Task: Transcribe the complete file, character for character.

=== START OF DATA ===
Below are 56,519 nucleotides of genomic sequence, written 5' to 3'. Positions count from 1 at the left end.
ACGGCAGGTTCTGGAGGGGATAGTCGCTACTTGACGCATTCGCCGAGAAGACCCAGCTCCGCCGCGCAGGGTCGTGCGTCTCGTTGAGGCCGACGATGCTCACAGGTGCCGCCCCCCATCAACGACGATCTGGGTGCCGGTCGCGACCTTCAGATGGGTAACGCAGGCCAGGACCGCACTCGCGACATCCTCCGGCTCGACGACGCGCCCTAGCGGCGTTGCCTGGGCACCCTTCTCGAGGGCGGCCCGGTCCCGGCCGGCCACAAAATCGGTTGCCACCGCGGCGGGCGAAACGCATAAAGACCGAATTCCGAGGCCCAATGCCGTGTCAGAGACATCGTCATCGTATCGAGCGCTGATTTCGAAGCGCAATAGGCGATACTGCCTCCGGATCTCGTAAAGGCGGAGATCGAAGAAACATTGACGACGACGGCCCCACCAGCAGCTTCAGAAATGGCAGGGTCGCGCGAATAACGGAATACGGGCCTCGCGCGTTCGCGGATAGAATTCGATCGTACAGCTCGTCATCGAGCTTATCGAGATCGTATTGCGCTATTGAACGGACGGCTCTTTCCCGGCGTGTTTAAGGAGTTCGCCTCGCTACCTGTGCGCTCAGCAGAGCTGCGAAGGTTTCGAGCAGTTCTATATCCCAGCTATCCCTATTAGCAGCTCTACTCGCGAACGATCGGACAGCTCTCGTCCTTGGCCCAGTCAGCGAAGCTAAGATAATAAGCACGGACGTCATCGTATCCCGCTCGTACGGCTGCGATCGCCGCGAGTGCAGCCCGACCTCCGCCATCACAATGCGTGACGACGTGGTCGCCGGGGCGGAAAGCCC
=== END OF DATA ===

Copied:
Below are 56,519 nucleotides of genomic sequence, written 5' to 3'. Positions count from 1 at the left end.
ACGGCAGGTTCTGGAGGGGATAGTCGCTACTTGACGCATTCGCCGAGAAGACCCAGCTCCGCCGCGCAGGGTCGTGCGTCTCGTTGAGGCCGACGATGCTCACAGGTGCCGCCCCCCATCAACGACGATCTGGGTGCCGGTCGCGACCTTCAGATGGGTAACGCAGGCCAGGACCGCACTCGCGACATCCTCCGGCTCGACGACGCGCCCTAGCGGCGTTGCCTGGGCACCCTTCTCGAGGGCGGCCCGGTCCCGGCCGGCCACAAAATCGGTTGCCACCGCGGCGGGCGAAACGCATAAAGACCGAATTCCGAGGCCCAATGCCGTGTCAGAGACATCGTCATCGTATCGAGCGCTGATTTCGAAGCGCAATAGGCGATACTGCCTCCGGATCTCGTAAAGGCGGAGATCGAAGAAACATTGACGACGACGGCCCCACCAGCAGCTTCAGAAATGGCAGGGTCGCGCGAATAACGGAATACGGGCCTCGCGCGTTCGCGGATAGAATTCGATCGTACAGCTCGTCATCGAGCTTATCGAGATCGTATTGCGCTATTGAACGGACGGCTCTTTCCCGGCGTGTTTAAGGAGTTCGCCTCGCTACCTGTGCGCTCAGCAGAGCTGCGAAGGTTTCGAGCAGTTCTATATCCCAGCTATCCCTATTAGCAGCTCTACTCGCGAACGATCGGACAGCTCTCGTCCTTGGCCCAGTCAGCGAAGCTAAGATAATAAGCACGGACGTCATCGTATCCCGCTCGTACGGCTGCGATCGCCGCGAGTGCAGCCCGACCTCCGCCATCACAATGCGTGACGACGTGGTCGCCGGGGCGGAAAGCCC